In summer, kids are wont to spend the hot days in the pool, at the beach, or at least eating ice cream in the air conditioned mall. But for some kids, a day spent on a school subject was among the highlights of their summer vacation. On the last day of July, 60 young math lovers gathered at the Weizmann Institute of Science for a full, intensive day of math. Meeting in the heart of the Institute’s Faculty of Mathematics and Computer Science, the Jacob Ziskind Building, the kids aged 6-11 came from all over the country and had passed a rigorous acceptance exam. The event was hosted by a new organization: Young Mathematicians. From morning to night, the kids heard talks, worked on math puzzles, were introduced to the wonders of geometry, learned to fold origami and even divided into teams for a math competition. All the events were designed to stimulate the minds of these bright children, in the hopes that they will continue to take an interest in math as a subject, as well as giving them a chance to meet with others who have similar interests.
“Our main goal is to raise a generation of young people who are strong in math, who can think creatively and who appreciate knowledge,” says Maria Gringlaz, the director of Young Mathematicians, an organization established around a year and a half ago by a group of teachers and mathematicians. “We expect that some of these children will go on to make up Israel’s National Math team, which competes in the International Mathematics Olympiads, and from there they may continue on to academic studies in the field. At the same time, we aim to advance mathematics teaching in the country and to encourage math teachers to find ways to make lessons more engaging.”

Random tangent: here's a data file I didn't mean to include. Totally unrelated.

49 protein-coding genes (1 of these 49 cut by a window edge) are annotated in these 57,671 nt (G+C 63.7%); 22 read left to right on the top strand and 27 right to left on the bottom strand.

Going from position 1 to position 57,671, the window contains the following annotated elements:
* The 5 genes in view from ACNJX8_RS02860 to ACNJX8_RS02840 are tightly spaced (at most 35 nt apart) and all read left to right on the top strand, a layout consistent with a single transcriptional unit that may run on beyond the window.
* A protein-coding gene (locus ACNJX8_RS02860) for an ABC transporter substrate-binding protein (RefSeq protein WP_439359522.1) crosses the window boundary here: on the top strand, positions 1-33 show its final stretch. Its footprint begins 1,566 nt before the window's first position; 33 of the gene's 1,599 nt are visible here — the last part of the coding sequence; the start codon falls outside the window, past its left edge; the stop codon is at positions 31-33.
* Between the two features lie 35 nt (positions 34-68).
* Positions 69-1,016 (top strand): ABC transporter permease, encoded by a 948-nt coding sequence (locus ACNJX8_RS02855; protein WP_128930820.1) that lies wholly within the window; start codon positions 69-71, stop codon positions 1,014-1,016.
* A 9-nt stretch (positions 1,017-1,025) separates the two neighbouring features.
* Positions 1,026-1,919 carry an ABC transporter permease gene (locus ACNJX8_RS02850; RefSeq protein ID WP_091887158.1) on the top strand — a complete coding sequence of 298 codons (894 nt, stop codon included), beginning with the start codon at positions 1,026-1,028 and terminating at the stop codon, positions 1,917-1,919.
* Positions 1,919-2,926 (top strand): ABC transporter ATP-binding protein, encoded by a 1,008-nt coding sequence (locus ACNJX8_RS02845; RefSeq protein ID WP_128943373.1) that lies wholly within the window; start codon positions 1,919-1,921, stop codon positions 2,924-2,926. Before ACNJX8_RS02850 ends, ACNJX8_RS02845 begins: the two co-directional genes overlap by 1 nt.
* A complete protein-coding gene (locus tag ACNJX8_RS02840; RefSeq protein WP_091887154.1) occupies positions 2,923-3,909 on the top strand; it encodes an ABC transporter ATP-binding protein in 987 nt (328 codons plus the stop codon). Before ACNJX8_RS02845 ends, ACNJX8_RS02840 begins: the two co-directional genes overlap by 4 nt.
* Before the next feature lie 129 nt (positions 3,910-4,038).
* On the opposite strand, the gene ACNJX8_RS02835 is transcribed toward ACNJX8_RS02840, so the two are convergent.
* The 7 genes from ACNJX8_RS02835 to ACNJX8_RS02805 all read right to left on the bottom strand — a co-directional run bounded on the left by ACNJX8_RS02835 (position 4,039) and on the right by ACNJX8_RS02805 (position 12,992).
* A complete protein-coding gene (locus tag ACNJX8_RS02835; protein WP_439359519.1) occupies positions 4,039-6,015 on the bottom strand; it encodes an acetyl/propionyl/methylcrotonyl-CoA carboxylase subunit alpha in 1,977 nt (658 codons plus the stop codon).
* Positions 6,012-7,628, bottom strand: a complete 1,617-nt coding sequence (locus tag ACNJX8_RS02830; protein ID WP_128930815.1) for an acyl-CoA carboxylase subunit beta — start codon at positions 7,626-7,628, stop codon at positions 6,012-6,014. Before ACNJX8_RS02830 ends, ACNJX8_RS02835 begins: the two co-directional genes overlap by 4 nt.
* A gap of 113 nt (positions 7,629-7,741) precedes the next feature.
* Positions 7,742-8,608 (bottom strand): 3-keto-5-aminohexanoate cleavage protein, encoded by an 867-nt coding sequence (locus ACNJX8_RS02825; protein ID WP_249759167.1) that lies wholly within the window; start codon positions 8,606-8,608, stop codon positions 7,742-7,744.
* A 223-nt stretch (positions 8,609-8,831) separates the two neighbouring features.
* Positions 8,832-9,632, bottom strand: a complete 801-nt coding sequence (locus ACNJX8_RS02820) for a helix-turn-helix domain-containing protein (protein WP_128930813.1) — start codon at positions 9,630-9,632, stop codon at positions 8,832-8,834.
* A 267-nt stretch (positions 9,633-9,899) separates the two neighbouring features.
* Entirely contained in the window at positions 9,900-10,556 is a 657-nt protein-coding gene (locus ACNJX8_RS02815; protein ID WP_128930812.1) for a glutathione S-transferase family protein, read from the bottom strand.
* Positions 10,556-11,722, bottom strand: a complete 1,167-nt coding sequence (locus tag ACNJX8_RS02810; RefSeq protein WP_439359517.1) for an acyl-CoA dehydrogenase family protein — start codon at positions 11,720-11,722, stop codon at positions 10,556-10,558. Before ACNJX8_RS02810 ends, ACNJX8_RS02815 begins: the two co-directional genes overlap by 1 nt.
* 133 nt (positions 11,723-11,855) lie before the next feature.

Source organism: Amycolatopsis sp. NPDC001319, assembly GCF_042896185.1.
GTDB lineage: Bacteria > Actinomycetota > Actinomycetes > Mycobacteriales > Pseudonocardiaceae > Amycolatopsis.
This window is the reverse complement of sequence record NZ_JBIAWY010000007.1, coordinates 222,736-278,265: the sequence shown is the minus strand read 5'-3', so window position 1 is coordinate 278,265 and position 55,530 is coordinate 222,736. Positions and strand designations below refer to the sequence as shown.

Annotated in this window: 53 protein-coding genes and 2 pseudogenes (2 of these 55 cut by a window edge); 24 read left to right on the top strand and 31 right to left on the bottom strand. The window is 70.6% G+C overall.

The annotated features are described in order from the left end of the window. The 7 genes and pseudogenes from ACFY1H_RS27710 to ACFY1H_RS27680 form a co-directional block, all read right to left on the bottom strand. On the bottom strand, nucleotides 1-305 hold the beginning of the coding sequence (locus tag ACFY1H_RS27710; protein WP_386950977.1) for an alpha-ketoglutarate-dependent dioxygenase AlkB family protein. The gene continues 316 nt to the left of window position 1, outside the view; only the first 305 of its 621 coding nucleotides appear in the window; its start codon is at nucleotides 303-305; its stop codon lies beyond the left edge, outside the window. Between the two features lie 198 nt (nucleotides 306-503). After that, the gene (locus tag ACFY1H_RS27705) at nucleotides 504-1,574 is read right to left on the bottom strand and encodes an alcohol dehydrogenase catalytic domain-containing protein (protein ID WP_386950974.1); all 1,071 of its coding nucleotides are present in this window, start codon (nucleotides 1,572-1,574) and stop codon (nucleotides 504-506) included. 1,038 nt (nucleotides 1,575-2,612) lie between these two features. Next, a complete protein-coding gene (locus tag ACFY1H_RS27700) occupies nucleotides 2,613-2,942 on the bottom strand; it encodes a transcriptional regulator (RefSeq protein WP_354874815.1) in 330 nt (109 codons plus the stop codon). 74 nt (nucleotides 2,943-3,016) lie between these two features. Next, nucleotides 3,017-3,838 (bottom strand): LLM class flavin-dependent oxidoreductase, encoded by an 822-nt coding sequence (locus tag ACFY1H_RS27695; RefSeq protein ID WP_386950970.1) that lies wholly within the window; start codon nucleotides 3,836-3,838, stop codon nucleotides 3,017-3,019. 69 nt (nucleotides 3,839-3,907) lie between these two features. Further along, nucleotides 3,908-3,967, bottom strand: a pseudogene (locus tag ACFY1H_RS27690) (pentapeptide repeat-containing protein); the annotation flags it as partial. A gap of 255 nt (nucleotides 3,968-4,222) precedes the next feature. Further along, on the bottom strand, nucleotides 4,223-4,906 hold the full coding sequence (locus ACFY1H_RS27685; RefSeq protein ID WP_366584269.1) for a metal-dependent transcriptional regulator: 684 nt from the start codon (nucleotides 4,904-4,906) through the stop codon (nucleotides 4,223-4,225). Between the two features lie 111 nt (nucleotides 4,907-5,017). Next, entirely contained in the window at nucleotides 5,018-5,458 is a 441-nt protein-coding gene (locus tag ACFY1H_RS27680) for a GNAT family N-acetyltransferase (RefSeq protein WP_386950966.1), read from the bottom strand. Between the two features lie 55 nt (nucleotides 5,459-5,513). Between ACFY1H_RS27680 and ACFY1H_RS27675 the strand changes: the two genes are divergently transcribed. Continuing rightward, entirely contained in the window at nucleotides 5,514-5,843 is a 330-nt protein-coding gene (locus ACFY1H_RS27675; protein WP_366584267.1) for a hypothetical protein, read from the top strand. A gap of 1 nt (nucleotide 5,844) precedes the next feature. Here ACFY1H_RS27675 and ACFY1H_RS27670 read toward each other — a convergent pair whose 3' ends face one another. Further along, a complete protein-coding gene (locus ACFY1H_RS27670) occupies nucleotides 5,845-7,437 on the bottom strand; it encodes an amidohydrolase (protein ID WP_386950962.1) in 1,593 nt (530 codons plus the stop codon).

Besides the intensive all-math day at the Institute, Young Mathematicians organizes a national Math Olympiad for elementary school-aged children (in partnership with the Weizmann Institute of Science) and math-based after-school clubs around the country for bright, motivated kids. In addition, the organization writes and distributes math materials and works with teachers who are interested in teaching math subjects above and beyond the required curriculum.